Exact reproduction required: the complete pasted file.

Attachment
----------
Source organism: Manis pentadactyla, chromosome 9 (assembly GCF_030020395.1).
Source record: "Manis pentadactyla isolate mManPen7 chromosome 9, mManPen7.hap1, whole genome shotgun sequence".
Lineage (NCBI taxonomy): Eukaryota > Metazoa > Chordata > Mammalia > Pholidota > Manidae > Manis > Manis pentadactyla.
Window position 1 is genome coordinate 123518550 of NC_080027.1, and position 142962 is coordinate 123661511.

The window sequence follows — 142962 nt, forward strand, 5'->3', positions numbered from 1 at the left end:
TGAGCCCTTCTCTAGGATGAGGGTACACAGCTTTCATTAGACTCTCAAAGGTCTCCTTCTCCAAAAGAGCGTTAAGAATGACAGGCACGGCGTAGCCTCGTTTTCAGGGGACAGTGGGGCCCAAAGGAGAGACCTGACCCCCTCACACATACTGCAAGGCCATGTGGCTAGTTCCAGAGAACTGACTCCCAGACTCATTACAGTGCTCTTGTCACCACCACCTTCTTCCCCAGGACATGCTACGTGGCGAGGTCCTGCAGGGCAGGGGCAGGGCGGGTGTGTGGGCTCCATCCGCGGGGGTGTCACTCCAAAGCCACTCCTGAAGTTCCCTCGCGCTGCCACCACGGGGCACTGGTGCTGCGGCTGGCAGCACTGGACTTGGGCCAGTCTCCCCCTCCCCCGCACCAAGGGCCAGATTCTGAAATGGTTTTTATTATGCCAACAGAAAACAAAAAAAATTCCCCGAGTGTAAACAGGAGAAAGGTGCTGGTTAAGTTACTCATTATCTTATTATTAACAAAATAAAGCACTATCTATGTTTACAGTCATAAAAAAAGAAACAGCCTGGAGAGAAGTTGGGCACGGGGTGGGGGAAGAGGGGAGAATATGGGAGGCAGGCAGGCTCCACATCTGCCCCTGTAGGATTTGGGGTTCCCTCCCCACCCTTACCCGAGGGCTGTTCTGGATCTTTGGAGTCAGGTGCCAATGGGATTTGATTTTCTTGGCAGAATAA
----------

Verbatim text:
Source organism: Manis pentadactyla, chromosome 9 (assembly GCF_030020395.1).
Source record: "Manis pentadactyla isolate mManPen7 chromosome 9, mManPen7.hap1, whole genome shotgun sequence".
Lineage (NCBI taxonomy): Eukaryota > Metazoa > Chordata > Mammalia > Pholidota > Manidae > Manis > Manis pentadactyla.
Window position 1 is genome coordinate 123518550 of NC_080027.1, and position 142962 is coordinate 123661511.

The window sequence follows — 142962 nt, forward strand, 5'->3', positions numbered from 1 at the left end:
TGAGCCCTTCTCTAGGATGAGGGTACACAGCTTTCATTAGACTCTCAAAGGTCTCCTTCTCCAAAAGAGCGTTAAGAATGACAGGCACGGCGTAGCCTCGTTTTCAGGGGACAGTGGGGCCCAAAGGAGAGACCTGACCCCCTCACACATACTGCAAGGCCATGTGGCTAGTTCCAGAGAACTGACTCCCAGACTCATTACAGTGCTCTTGTCACCACCACCTTCTTCCCCAGGACATGCTACGTGGCGAGGTCCTGCAGGGCAGGGGCAGGGCGGGTGTGTGGGCTCCATCCGCGGGGGTGTCACTCCAAAGCCACTCCTGAAGTTCCCTCGCGCTGCCACCACGGGGCACTGGTGCTGCGGCTGGCAGCACTGGACTTGGGCCAGTCTCCCCCTCCCCCGCACCAAGGGCCAGATTCTGAAATGGTTTTTATTATGCCAACAGAAAACAAAAAAAATTCCCCGAGTGTAAACAGGAGAAAGGTGCTGGTTAAGTTACTCATTATCTTATTATTAACAAAATAAAGCACTATCTATGTTTACAGTCATAAAAAAAGAAACAGCCTGGAGAGAAGTTGGGCACGGGGTGGGGGAAGAGGGGAGAATATGGGAGGCAGGCAGGCTCCACATCTGCCCCTGTAGGATTTGGGGTTCCCTCCCCACCCTTACCCGAGGGCTGTTCTGGATCTTTGGAGTCAGGTGCCAATGGGATTTGATTTTCTTGGCAGAATAA